“The mare just took to her. It was amazing. She was just lovely.”

Tarcoola Stud’s Alan Warry said the mare and foal had bonded well.

He said there was a good percentage of mares that adopt an orphan foal.

“You just have to know what you’re doing,” Warry said.

Warry said it probably took about three hours to get the foal on the mare’s teat. But (new) mum and foal are doing well.

After being sleep deprived with those three hourly bottle feeds, Walker said it was “wonderful” to try to fit in some track work.

It’s been a tough time for the Walker family in recent months. Dani’s mother Karen, a Cranbourne trainer who bred the orphan foal’s dam, Sequin ‘N’ Lace, died suddenly last December, aged 66.

“We lost mum the week before Christmas last year. So it’s been a bit of a tricky year,” Walker said.

Sequins ‘N’ Lace, which beat eventual Adelaide Cup winner Purple Smile in a 1950m maiden at Yarra Glen, was leased to fellow Cranbourne trainer Noni Shelton.

Walker said the mare had ability but was hampered by soundness issues. The mare’s half-brother Secret Sequin (Zuberi) won at Sandown for Karen and Dani.

The orphaned foal has a full Anacheeva sister who is currently at the breakers.

“Mum liked her so much that we sent the mare back to Anacheeva,” she said. Anacheeva stands at Riverbank Farm, Benalla.

At the moment, Dani only has one horse at work, and another two are at the breakers.

Walker breeds from mares Let It Go (Shinzig x True Spark), which has a Von Costa De Hero colt and is ready to again foal to the stallion.

Another mare is Nev’s Nevella (Dieu D’Or x True Spark), a Wayed Zain colt.

She also breeds from Sequin Delight (Lago Delight x Sequin Express), which dates back decades to her grandfather, former trainer, Des Walker’s mares – including Lady Sequin (Silver Rocks), Street of Roses (Tolerance) and Lomonic (Rhythymonic).

“They are mum and grandad’s original breed,” she said.

“Grandad originally bought Lady Sequin around 1951, and we thought we were going to lose the breed, but we got a filly out of Sequin Delight last year, and it’s only the second live foal we have had; out; of her, and it’s by Anacheeva.”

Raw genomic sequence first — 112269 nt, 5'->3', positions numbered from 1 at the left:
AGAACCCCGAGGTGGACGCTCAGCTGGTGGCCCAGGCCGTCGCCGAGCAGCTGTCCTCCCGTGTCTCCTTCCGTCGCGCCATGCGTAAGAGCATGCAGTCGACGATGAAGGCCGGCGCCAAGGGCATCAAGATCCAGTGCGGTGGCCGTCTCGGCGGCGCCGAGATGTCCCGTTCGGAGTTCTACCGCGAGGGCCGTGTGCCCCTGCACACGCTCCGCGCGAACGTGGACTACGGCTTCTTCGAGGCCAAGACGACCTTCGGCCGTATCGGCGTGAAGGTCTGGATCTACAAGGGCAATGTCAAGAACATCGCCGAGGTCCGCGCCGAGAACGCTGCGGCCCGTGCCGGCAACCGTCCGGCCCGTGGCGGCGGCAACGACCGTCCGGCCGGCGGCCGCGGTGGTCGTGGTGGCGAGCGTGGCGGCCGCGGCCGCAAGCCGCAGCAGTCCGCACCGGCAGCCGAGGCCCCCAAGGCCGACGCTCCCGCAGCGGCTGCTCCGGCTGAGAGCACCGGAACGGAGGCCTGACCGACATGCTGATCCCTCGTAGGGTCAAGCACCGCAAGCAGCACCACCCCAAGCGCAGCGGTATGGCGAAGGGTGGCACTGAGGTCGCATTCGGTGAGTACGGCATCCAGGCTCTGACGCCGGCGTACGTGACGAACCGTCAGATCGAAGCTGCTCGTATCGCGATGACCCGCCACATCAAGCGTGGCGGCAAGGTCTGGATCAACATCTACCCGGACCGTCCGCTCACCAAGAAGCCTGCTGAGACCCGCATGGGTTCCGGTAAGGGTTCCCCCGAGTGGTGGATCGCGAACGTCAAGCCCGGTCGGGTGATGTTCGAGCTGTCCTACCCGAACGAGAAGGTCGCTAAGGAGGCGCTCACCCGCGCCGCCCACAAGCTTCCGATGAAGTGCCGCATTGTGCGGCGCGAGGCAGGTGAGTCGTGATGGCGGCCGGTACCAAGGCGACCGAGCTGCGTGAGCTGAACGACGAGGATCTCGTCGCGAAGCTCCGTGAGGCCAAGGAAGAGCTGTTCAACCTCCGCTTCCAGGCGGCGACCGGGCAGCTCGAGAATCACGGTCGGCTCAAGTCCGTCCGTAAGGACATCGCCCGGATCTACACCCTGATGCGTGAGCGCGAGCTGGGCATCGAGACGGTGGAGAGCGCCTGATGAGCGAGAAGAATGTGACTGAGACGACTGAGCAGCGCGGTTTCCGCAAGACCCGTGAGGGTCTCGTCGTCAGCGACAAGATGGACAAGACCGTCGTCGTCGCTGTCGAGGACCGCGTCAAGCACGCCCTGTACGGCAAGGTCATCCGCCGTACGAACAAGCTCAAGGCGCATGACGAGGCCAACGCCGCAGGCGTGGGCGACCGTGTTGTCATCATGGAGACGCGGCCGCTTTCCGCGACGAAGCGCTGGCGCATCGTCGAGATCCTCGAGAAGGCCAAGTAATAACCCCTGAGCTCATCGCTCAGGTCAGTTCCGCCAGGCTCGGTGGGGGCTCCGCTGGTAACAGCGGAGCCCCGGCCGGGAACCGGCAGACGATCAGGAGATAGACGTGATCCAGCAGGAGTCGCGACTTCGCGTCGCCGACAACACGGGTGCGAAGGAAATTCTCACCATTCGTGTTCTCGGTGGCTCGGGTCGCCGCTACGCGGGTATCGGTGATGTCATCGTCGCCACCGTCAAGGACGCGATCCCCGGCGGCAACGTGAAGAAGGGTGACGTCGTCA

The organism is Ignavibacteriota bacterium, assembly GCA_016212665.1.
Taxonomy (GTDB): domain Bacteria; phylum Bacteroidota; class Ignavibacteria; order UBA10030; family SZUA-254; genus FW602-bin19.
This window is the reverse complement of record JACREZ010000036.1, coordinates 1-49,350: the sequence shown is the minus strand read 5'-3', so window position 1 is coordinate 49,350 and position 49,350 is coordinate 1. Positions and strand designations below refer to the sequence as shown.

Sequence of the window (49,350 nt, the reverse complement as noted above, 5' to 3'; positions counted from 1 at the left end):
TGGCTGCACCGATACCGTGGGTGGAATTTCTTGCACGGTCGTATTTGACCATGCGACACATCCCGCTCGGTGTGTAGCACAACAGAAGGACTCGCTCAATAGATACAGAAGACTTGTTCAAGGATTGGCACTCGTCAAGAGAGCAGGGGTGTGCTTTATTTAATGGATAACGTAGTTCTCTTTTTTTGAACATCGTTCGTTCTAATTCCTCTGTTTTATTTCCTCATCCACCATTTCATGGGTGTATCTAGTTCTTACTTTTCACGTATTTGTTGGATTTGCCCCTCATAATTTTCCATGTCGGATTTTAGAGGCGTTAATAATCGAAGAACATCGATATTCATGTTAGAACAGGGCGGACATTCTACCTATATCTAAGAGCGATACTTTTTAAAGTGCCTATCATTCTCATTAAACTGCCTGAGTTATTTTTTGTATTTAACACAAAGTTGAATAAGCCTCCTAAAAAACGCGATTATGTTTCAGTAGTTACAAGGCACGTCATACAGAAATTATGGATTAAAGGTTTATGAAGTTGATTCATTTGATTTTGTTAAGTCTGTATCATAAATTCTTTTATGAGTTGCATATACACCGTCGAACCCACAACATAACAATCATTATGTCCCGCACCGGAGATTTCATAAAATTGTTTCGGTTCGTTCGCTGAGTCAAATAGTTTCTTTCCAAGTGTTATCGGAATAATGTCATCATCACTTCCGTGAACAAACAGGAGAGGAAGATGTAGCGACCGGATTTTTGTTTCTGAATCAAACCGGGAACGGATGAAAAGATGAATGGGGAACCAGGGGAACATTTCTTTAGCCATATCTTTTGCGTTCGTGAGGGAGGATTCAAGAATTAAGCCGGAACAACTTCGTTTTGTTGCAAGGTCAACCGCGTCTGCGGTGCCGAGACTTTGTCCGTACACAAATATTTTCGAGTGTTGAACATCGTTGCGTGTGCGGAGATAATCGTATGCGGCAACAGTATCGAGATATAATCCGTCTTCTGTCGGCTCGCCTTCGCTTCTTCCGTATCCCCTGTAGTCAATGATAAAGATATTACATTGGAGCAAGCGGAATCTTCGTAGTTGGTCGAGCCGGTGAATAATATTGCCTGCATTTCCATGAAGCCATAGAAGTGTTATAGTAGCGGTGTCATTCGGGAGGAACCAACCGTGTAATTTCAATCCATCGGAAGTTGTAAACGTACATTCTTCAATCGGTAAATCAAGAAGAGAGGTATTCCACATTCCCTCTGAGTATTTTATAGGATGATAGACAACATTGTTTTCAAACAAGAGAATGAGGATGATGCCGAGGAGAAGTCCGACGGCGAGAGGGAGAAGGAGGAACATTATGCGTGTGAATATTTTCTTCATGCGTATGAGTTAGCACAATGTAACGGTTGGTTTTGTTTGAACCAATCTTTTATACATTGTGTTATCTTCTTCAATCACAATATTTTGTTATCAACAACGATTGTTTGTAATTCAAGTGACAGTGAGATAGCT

Karen was only 17 when she strapped Sandsequin (Sandastre x Lady Sequin) for her father in the 1971 Melbourne. The horse finished 12th.

Sequin Delight’s fist foal, Sequin Legacy (Zuberi), is a six-year-old gelding that has raced three times but is unplaced.

“I named him three or four days after we lost mum,” Walker said.

“Mum and I used to try to breed a couple of our own because we felt that commercially they weren’t viable to sell on or anything, so if we bred and raced them ourselves, it gave us a bit of interest and something to do, and we loved doing it.

“The ones that didn’t make it onto the track, we’ve had a couple of them rehomed and re-educated.

“One of the Sequin horses, his name was Sequin Dancer (Campo Catino x Sequin Express), was one of the best horses I’ve ever ridden, but he slipped down in the float and put his back foot through his front leg.

“He ended up with 40 odd stitches down his cannon bone. But, he was just stunning and ended up being a magnificent show horse and a charming model.”

Walker said the stunning black gelding was a horse model for the Ferrari commercials and a model for the Pierre Cardin commercials and appeared in photoshoots in the Herald Sun and other companies.

He has his own Facebook page – Quinn The Superhorse.